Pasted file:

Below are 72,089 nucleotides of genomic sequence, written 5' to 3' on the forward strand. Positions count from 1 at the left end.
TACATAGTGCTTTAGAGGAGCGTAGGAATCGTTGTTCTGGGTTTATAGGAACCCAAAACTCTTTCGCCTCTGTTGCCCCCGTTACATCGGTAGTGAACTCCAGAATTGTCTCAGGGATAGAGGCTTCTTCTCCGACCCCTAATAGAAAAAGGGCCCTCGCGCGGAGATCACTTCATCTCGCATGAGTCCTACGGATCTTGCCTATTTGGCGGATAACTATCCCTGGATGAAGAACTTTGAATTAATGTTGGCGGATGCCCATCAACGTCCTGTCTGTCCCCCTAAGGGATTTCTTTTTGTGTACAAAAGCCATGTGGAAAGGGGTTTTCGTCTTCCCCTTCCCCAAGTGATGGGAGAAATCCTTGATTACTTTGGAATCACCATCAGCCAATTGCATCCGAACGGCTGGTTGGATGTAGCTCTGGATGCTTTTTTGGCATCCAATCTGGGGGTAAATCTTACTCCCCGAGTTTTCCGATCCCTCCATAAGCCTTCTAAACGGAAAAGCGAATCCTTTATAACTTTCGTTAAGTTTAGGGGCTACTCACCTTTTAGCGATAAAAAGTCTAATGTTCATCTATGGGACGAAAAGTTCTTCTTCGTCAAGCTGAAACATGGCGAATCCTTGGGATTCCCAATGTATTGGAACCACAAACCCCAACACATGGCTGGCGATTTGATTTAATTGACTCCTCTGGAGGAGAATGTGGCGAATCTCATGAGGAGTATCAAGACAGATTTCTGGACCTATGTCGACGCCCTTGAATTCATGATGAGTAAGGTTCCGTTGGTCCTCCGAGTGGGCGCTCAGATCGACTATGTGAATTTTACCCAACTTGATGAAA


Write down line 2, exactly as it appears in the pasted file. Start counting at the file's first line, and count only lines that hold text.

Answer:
TACATAGTGCTTTAGAGGAGCGTAGGAATCGTTGTTCTGGGTTTATAGGAACCCAAAACTCTTTCGCCTCTGTTGCCCCCGTTACATCGGTAGTGAACTCCAGAATTGTCTCAGGGATAGAGGCTTCTTCTCCGACCCCTAATAGAAAAAGGGCCCTCGCGCGGAGATCACTTCATCTCGCATGAGTCCTACGGATCTTGCCTATTTGGCGGATAACTATCCCTGGATGAAGAACTTTGAATTAATGTTGGCGGATGCCCATCAACGTCCTGTCTGTCCCCCTAAGGGATTTCTTTTTGTGTACAAAAGCCATGTGGAAAGGGGTTTTCGTCTTCCCCTTCCCCAAGTGATGGGAGAAATCCTTGATTACTTTGGAATCACCATCAGCCAATTGCATCCGAACGGCTGGTTGGATGTAGCTCTGGATGCTTTTTTGGCATCCAATCTGGGGGTAAATCTTACTCCCCGAGTTTTCCGATCCCTCCATAAGCCTTCTAAACGGAAAAGCGAATCCTTTATAACTTTCGTTAAGTTTAGGGGCTACTCACCTTTTAGCGATAAAAAGTCTAATGTTCATCTATGGGACGAAAAGTTCTTCTTCGTCAAGCTGAAACATGGCGAATCCTTGGGATTCCCAATGTATTGGAACCACAAACCCCAACACATGGCTGGCGATTTGATTTAATTGACTCCTCTGGAGGAGAATGTGGCGAATCTCATGAGGAGTATCAAGACAGATTTCTGGACCTATGTCGACGCCCTTGAATTCATGATGAGTAAGGTTCCGTTGGTCCTCCGAGTGGGCGCTCAGATCGACTATGTGAATTTTACCCAACTTGATGAAA